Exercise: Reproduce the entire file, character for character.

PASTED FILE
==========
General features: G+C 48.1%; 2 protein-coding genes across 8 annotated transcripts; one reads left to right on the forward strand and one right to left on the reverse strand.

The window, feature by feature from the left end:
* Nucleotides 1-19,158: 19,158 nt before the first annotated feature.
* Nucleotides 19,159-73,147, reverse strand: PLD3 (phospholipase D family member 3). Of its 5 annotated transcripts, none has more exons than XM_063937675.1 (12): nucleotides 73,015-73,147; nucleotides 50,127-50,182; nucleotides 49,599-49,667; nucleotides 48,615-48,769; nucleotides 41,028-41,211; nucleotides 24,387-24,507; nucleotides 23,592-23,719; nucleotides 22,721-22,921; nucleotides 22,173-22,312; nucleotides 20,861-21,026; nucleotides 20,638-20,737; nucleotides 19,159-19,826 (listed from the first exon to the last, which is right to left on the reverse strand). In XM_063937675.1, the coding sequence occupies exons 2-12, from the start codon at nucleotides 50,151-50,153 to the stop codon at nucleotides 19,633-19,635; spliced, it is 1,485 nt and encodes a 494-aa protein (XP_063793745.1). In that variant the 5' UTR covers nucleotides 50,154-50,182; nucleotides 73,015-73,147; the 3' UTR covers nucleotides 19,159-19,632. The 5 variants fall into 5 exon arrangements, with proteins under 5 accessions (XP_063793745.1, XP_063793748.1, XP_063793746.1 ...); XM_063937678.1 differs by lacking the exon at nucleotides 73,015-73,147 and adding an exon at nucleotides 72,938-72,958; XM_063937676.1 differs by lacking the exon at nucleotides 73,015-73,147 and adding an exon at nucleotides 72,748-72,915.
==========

General features: G+C 48.1%; 2 protein-coding genes across 8 annotated transcripts; one reads left to right on the forward strand and one right to left on the reverse strand.

The window, feature by feature from the left end:
* Nucleotides 1-19,158: 19,158 nt before the first annotated feature.
* Nucleotides 19,159-73,147, reverse strand: PLD3 (phospholipase D family member 3). Of its 5 annotated transcripts, none has more exons than XM_063937675.1 (12): nucleotides 73,015-73,147; nucleotides 50,127-50,182; nucleotides 49,599-49,667; nucleotides 48,615-48,769; nucleotides 41,028-41,211; nucleotides 24,387-24,507; nucleotides 23,592-23,719; nucleotides 22,721-22,921; nucleotides 22,173-22,312; nucleotides 20,861-21,026; nucleotides 20,638-20,737; nucleotides 19,159-19,826 (listed from the first exon to the last, which is right to left on the reverse strand). In XM_063937675.1, the coding sequence occupies exons 2-12, from the start codon at nucleotides 50,151-50,153 to the stop codon at nucleotides 19,633-19,635; spliced, it is 1,485 nt and encodes a 494-aa protein (XP_063793745.1). In that variant the 5' UTR covers nucleotides 50,154-50,182; nucleotides 73,015-73,147; the 3' UTR covers nucleotides 19,159-19,632. The 5 variants fall into 5 exon arrangements, with proteins under 5 accessions (XP_063793745.1, XP_063793748.1, XP_063793746.1 ...); XM_063937678.1 differs by lacking the exon at nucleotides 73,015-73,147 and adding an exon at nucleotides 72,938-72,958; XM_063937676.1 differs by lacking the exon at nucleotides 73,015-73,147 and adding an exon at nucleotides 72,748-72,915.